Sherry is perhaps the least understood — and, consequently, most underpriced — wine in the world. Just name one other wine that offers such greatness in a bottle for as little as $10. I’ve racked my brain and can’t think of a single one. Now consider how far a ten-spot normally gets you in the fine wine world. Think Aussie plonk, California rough rider red, and the ubiquitous “international style” chardonnay (whether Australian, American, or French) that’s oversugared and overripe, but has lots of “toasty oak” on the nose to mask its many sins.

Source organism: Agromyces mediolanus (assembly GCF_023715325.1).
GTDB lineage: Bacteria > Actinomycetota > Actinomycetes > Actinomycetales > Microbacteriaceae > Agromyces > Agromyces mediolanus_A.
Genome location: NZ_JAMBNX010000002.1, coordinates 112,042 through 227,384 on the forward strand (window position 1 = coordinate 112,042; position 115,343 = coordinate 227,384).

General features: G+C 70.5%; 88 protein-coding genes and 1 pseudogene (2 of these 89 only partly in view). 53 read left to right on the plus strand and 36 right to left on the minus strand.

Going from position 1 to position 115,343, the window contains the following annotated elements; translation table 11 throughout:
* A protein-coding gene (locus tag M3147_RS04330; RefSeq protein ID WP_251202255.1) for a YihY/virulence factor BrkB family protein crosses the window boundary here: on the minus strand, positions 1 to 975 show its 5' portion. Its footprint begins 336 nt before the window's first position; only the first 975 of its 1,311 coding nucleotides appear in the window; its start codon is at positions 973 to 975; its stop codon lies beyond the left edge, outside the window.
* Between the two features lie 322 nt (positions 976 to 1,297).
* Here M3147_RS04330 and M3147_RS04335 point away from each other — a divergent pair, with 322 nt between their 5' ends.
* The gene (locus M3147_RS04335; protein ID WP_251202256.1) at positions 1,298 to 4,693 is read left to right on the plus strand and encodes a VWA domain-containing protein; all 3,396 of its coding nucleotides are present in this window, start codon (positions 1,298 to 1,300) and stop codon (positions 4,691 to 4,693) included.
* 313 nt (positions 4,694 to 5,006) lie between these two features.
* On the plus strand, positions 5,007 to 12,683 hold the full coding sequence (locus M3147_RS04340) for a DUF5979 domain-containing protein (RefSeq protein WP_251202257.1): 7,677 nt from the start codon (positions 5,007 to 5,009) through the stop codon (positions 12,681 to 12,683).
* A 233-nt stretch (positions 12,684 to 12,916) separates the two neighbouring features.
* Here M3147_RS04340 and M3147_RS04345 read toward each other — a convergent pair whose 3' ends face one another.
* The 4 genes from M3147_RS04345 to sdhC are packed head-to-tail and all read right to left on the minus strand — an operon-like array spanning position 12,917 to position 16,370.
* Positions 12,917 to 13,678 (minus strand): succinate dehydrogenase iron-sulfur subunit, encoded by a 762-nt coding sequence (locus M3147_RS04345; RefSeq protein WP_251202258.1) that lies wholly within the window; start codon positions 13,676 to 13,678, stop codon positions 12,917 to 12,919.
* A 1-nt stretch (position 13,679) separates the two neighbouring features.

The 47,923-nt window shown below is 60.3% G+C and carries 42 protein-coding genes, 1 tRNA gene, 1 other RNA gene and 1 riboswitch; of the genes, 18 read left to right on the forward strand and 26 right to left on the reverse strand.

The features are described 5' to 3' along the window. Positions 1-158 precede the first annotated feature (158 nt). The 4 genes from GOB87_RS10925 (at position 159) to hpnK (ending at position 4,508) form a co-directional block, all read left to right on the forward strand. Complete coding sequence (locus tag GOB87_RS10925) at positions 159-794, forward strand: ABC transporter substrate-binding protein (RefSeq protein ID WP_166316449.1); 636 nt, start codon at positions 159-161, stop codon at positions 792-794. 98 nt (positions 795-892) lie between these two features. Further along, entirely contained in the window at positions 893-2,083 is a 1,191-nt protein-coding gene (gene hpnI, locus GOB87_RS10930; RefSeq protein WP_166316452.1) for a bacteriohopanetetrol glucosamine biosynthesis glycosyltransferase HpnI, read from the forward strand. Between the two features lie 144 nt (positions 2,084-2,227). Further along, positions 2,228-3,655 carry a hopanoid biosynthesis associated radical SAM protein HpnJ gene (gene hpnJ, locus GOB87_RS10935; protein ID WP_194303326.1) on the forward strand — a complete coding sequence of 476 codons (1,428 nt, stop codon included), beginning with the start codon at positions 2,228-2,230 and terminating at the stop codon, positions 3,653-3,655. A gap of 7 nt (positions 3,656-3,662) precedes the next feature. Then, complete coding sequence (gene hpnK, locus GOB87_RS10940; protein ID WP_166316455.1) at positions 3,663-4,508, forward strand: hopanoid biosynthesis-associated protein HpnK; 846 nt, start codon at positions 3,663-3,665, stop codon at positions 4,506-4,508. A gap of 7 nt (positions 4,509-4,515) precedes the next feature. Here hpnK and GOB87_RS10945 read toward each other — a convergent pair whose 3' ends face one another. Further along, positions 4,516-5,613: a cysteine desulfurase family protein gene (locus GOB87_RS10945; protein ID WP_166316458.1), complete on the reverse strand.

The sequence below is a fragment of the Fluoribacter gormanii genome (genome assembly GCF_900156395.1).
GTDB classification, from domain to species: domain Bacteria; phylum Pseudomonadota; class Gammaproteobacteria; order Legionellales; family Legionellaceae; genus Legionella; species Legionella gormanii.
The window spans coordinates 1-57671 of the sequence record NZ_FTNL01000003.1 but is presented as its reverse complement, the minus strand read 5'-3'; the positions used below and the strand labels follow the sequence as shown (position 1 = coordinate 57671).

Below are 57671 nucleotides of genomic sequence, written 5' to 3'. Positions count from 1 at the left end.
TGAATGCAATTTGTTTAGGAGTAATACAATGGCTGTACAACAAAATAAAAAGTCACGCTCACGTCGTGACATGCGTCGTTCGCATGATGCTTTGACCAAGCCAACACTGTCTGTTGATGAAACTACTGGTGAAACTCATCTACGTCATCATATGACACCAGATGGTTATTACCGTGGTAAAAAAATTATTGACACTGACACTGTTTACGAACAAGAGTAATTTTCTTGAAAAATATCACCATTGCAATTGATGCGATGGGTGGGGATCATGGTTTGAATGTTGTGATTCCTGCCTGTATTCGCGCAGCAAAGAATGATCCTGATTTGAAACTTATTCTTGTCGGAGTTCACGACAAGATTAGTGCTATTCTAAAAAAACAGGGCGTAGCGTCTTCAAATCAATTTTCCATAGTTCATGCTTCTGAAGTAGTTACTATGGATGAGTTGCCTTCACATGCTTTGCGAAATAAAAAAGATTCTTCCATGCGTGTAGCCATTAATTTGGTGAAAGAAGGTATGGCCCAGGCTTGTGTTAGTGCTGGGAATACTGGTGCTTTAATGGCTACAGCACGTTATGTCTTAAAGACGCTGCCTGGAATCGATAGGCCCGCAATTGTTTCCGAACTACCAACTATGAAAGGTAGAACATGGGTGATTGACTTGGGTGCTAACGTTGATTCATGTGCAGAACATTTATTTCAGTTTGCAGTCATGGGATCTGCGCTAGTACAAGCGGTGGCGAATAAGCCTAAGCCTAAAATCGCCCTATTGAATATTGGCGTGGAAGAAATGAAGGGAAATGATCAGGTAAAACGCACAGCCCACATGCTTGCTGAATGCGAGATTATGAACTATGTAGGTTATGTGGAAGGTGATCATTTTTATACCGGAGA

Why sherry — the real Spanish sherry that comes only from the countryside around Jerez [see "Sybaritic Spain," above] — should be so unappreciated is a mystery. Perhaps it’s because sherry is a fortified drink. Perhaps it’s because there are so many different types of sherries. Or perhaps it’s simply because the sherry bottlers haven’t moved their product’s image out of the Victorian parlor. Whatever the reason, it’s a great pity that such remarkable wines should be so ignored in America.
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